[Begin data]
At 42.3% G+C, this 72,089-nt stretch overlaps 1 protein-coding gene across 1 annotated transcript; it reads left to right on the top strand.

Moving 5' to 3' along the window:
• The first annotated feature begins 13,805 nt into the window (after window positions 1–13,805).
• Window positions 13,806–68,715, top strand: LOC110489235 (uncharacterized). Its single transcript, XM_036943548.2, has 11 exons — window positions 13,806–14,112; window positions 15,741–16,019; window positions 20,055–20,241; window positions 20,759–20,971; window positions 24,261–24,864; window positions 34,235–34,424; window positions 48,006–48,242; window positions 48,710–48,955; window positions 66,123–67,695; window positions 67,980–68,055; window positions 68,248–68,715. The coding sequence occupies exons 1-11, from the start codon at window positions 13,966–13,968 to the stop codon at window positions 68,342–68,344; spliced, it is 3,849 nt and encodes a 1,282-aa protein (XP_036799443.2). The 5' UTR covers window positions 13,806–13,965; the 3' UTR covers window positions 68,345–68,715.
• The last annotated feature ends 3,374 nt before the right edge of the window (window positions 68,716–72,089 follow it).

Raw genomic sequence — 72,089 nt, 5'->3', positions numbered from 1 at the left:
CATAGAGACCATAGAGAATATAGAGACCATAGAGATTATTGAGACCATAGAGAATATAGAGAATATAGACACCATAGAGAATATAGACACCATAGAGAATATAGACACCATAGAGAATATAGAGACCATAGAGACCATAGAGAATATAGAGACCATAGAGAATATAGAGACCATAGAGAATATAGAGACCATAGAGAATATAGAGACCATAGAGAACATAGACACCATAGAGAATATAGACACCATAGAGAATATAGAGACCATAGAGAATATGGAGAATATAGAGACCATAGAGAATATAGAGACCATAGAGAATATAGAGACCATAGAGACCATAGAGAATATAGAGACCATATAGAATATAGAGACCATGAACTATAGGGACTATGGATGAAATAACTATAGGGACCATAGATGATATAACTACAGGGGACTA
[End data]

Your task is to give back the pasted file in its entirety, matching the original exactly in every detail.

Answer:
At 42.3% G+C, this 72,089-nt stretch overlaps 1 protein-coding gene across 1 annotated transcript; it reads left to right on the top strand.

Moving 5' to 3' along the window:
• The first annotated feature begins 13,805 nt into the window (after window positions 1–13,805).
• Window positions 13,806–68,715, top strand: LOC110489235 (uncharacterized). Its single transcript, XM_036943548.2, has 11 exons — window positions 13,806–14,112; window positions 15,741–16,019; window positions 20,055–20,241; window positions 20,759–20,971; window positions 24,261–24,864; window positions 34,235–34,424; window positions 48,006–48,242; window positions 48,710–48,955; window positions 66,123–67,695; window positions 67,980–68,055; window positions 68,248–68,715. The coding sequence occupies exons 1-11, from the start codon at window positions 13,966–13,968 to the stop codon at window positions 68,342–68,344; spliced, it is 3,849 nt and encodes a 1,282-aa protein (XP_036799443.2). The 5' UTR covers window positions 13,806–13,965; the 3' UTR covers window positions 68,345–68,715.
• The last annotated feature ends 3,374 nt before the right edge of the window (window positions 68,716–72,089 follow it).

Raw genomic sequence — 72,089 nt, 5'->3', positions numbered from 1 at the left:
CATAGAGACCATAGAGAATATAGAGACCATAGAGATTATTGAGACCATAGAGAATATAGAGAATATAGACACCATAGAGAATATAGACACCATAGAGAATATAGACACCATAGAGAATATAGAGACCATAGAGACCATAGAGAATATAGAGACCATAGAGAATATAGAGACCATAGAGAATATAGAGACCATAGAGAATATAGAGACCATAGAGAACATAGACACCATAGAGAATATAGACACCATAGAGAATATAGAGACCATAGAGAATATGGAGAATATAGAGACCATAGAGAATATAGAGACCATAGAGAATATAGAGACCATAGAGACCATAGAGAATATAGAGACCATATAGAATATAGAGACCATGAACTATAGGGACTATGGATGAAATAACTATAGGGACCATAGATGATATAACTACAGGGGACTA